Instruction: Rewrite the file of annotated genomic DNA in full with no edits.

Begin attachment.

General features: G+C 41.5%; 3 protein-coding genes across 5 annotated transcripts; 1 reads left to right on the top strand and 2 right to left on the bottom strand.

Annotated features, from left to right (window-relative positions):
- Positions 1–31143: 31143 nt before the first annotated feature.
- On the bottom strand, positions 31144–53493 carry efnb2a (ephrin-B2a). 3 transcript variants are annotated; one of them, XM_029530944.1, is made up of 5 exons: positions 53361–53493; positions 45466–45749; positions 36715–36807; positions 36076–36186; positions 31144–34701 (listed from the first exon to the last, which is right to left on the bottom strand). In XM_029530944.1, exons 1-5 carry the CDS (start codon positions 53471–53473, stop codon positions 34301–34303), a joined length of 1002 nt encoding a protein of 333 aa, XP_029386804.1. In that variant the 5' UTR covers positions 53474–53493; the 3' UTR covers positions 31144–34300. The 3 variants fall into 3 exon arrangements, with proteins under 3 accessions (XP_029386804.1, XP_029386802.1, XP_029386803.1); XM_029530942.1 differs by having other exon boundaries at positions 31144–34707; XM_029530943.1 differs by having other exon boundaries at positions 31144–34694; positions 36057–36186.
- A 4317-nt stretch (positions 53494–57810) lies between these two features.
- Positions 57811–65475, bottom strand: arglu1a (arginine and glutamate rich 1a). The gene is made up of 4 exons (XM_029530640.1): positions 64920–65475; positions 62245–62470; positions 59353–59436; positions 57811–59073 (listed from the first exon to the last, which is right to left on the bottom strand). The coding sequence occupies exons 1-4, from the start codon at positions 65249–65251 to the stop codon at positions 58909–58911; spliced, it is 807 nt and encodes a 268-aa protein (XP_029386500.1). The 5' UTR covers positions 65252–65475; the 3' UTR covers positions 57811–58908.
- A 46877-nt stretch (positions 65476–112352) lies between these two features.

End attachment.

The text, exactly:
General features: G+C 41.5%; 3 protein-coding genes across 5 annotated transcripts; 1 reads left to right on the top strand and 2 right to left on the bottom strand.

Annotated features, from left to right (window-relative positions):
- Positions 1–31143: 31143 nt before the first annotated feature.
- On the bottom strand, positions 31144–53493 carry efnb2a (ephrin-B2a). 3 transcript variants are annotated; one of them, XM_029530944.1, is made up of 5 exons: positions 53361–53493; positions 45466–45749; positions 36715–36807; positions 36076–36186; positions 31144–34701 (listed from the first exon to the last, which is right to left on the bottom strand). In XM_029530944.1, exons 1-5 carry the CDS (start codon positions 53471–53473, stop codon positions 34301–34303), a joined length of 1002 nt encoding a protein of 333 aa, XP_029386804.1. In that variant the 5' UTR covers positions 53474–53493; the 3' UTR covers positions 31144–34300. The 3 variants fall into 3 exon arrangements, with proteins under 3 accessions (XP_029386804.1, XP_029386802.1, XP_029386803.1); XM_029530942.1 differs by having other exon boundaries at positions 31144–34707; XM_029530943.1 differs by having other exon boundaries at positions 31144–34694; positions 36057–36186.
- A 4317-nt stretch (positions 53494–57810) lies between these two features.
- Positions 57811–65475, bottom strand: arglu1a (arginine and glutamate rich 1a). The gene is made up of 4 exons (XM_029530640.1): positions 64920–65475; positions 62245–62470; positions 59353–59436; positions 57811–59073 (listed from the first exon to the last, which is right to left on the bottom strand). The coding sequence occupies exons 1-4, from the start codon at positions 65249–65251 to the stop codon at positions 58909–58911; spliced, it is 807 nt and encodes a 268-aa protein (XP_029386500.1). The 5' UTR covers positions 65252–65475; the 3' UTR covers positions 57811–58908.
- A 46877-nt stretch (positions 65476–112352) lies between these two features.